“We learn through this gentle narrative how to really see and how an appreciation for art can enhance our view of the world’s everyday splendor.”
John Berger gently teaches us where the practice of drawing can lead, if only we slow down and permit it to guide the hand. People draw not only to make something observed visible to others, but also to accompany something invisible to its incalculable destination.
While the book is about Mr. Berger’s lovely journey through art—borne out of the time and inspiration to create—it is also much more. It is a reflection on the life and work of Baruch Spinoza, known as Bento de Spinoza, born in 1632.
Spinoza was a self-taught philosopher who enjoyed drawing and often carried a sketchbook. While the book was never found after Spinoza’s death, Mr. Berger once received a lovely suede sketchbook, declared it would be Bento’s, and filled with drawing inspired by the philosopher’s vision.
Bento’s Sketchbook feels more like a visit with John Berger than a book about the art of seeing and drawing ought to feel. He melds stories of friends, places, the art world, history, and personal narrative and by doing this, he sketches a world readers will want to absorb.
We understand his eagerness to draw and learn how to keep our gaze on a delicate flower until we comprehend exactly how it is constructed. One of the essays is filled with tension as we observe Mr. Berger attempting to draw from a painting by Antonello da Messini at London’s National Gallery, racing to get the drawing done before security guards escort him from the building.
We learn through this gentle narrative how to really see and how an appreciation for art can enhance our view of the world’s everyday splendor.
As Mr. Berger teaches us by interpreting Spinoza, he demonstrates his own efforts to capture life on paper He reveals his own truths, through the effort corrections and of endurance on paper, including this notion: “We who draw do so not only to make something observed visible to others, but also to accompany something invisible to its incalculable destination.”
Bento’s Sketchbook is a literary work that epitomizes the wonderful world of imagination and play, and a reminder of how we can truly see—if only we can slow down.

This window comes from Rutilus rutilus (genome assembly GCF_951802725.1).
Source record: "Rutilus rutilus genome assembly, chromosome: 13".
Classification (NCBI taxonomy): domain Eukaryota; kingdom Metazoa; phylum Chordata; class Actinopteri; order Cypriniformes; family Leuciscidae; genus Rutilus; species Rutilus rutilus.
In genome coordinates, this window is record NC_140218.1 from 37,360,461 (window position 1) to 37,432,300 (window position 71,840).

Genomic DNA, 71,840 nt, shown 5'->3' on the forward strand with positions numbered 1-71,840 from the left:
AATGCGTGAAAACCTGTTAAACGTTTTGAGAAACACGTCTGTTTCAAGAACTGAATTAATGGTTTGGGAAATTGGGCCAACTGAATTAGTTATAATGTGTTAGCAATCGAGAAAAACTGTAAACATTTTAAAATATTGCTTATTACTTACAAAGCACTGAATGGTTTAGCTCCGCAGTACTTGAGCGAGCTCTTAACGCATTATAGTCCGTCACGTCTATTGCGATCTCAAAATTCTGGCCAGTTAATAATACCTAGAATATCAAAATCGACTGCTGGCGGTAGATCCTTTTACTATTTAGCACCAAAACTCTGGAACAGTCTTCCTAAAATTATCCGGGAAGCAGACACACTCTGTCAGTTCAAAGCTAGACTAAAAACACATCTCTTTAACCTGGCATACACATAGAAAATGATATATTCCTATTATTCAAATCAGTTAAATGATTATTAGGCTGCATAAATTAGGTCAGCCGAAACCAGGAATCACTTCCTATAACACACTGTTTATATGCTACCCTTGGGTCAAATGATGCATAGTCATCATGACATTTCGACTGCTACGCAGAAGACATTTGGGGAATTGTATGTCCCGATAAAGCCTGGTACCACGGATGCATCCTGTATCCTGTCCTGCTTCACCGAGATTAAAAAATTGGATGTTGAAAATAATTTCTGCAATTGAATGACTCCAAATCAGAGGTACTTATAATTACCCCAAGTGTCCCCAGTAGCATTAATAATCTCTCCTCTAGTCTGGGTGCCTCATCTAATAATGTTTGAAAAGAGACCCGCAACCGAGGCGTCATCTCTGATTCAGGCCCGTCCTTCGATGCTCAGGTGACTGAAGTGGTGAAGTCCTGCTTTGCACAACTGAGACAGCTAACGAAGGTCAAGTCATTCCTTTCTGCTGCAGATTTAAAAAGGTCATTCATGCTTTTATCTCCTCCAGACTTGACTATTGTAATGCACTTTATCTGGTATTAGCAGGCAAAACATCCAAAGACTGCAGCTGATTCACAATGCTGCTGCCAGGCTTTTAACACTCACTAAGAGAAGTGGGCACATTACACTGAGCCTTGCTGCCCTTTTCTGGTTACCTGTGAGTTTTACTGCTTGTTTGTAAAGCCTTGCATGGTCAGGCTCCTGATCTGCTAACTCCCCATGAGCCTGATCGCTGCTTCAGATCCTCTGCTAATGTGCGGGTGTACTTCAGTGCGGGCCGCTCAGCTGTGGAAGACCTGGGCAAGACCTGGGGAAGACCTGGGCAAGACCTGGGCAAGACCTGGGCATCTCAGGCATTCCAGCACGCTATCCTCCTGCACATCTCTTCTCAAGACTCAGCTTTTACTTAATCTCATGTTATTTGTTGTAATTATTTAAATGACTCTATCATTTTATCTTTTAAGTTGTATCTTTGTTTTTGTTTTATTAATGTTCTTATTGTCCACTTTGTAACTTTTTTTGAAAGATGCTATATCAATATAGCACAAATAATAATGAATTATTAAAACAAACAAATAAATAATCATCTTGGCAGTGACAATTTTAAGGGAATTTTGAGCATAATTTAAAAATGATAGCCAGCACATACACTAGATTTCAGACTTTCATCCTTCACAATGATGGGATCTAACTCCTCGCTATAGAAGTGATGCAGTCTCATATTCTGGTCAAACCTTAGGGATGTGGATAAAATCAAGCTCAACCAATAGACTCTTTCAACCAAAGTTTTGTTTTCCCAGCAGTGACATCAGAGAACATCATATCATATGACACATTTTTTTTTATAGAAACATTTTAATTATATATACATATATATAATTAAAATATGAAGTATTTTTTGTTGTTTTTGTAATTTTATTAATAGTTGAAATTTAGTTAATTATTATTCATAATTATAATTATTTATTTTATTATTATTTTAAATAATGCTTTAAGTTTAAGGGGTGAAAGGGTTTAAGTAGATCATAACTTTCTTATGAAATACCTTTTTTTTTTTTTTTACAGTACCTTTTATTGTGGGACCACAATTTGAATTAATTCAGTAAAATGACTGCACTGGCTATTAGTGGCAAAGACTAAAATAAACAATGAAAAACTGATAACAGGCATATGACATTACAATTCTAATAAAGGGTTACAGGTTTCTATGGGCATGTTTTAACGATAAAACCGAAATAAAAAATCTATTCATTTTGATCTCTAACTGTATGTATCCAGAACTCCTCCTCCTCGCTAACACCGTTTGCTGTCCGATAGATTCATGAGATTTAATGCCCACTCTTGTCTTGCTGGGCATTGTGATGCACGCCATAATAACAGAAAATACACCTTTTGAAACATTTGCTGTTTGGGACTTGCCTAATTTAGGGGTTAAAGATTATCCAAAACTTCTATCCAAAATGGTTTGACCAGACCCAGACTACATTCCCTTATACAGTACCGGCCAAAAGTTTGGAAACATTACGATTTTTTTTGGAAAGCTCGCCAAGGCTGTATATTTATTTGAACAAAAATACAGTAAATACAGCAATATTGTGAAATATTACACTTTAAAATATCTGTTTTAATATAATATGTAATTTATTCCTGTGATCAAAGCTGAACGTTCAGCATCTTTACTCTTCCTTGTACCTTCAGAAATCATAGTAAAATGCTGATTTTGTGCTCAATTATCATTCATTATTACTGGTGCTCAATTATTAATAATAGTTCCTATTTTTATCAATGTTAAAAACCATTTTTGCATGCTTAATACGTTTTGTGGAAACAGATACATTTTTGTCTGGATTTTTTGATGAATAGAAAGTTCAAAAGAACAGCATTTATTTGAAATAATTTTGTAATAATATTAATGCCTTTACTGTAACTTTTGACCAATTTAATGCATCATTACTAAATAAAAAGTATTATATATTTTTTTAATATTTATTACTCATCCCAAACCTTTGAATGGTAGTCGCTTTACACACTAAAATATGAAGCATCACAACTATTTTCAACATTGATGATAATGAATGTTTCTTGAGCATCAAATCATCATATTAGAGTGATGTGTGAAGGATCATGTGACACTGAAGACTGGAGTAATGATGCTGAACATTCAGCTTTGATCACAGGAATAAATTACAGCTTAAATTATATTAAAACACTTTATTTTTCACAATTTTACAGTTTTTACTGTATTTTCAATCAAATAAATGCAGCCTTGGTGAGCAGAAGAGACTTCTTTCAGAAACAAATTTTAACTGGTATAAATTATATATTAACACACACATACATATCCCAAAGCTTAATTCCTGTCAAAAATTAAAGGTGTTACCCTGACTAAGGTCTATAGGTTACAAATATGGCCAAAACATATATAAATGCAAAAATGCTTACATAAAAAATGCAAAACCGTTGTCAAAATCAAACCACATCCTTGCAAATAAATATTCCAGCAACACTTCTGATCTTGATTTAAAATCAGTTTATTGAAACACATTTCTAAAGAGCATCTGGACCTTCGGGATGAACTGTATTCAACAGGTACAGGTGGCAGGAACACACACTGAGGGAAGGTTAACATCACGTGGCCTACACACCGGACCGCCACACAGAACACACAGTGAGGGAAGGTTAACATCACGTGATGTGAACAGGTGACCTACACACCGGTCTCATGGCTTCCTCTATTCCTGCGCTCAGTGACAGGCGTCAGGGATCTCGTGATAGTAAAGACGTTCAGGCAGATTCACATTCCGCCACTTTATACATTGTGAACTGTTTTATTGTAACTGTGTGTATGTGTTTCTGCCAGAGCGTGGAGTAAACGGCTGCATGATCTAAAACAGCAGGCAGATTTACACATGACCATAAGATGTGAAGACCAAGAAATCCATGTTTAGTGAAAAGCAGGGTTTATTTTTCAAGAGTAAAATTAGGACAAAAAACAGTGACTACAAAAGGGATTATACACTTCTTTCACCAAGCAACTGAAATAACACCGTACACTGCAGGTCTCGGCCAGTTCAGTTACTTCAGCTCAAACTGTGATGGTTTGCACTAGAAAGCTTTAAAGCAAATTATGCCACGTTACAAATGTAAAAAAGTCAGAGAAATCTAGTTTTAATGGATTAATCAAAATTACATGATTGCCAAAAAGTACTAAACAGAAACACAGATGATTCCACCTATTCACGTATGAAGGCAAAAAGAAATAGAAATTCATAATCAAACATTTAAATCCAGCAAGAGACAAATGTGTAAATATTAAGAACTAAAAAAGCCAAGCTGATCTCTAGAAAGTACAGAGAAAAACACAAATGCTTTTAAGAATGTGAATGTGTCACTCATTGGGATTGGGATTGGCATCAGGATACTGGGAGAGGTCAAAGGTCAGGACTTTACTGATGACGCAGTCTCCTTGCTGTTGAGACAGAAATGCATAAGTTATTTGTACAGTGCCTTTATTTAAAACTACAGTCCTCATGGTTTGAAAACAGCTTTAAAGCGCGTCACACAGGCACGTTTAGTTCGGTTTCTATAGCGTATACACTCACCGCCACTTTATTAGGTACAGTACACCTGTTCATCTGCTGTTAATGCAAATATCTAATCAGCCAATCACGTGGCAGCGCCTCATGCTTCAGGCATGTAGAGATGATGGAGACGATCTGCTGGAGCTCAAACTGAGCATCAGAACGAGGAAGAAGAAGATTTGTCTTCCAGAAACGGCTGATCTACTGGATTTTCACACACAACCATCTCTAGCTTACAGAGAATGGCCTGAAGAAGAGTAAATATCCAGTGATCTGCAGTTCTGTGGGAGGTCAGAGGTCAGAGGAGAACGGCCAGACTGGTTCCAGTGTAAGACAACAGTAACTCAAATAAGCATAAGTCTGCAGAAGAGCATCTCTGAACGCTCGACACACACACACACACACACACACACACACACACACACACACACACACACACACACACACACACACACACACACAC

Clearly, like Spinoza, Mr. Berger understands the essence of man and tells it through stories revealing what he’s thinking while drawing and how drawing changes his thinking. His work may be a sketch as simple as a reading chair or as complex as the lined face of a dear friend, with imperfection and feeling in each drawing
One would not likely learn to draw by reading Bento’s Sketchbook, but you will increase your acuity regarding the perception of art and begin to see the parts that make up the whole of a subject—such as a face with a forehead lined by “incessant passing information.”
Here Mr. Berger writes: “Small, swift eyes which examine everything and contemplate nothing. Ears extensive as a database, but incapable of listening. Lips which seldom tremble, and mouths which take decisions implacably.”
Several of the book’s drawings are expressive views of irises, of which the author writes: “There’s no other flower so commanding. . . . Irises open like books. At the same time, they are the smallest, tectonic quintessence of architecture. . . . Irises are like prophesies: simultaneously astounding and calm.
Bento’s Sketchbook concludes with a brief biography of Spinoza—for surely you’ll want to know more about the philosopher who inspired this lovely work by John Berger.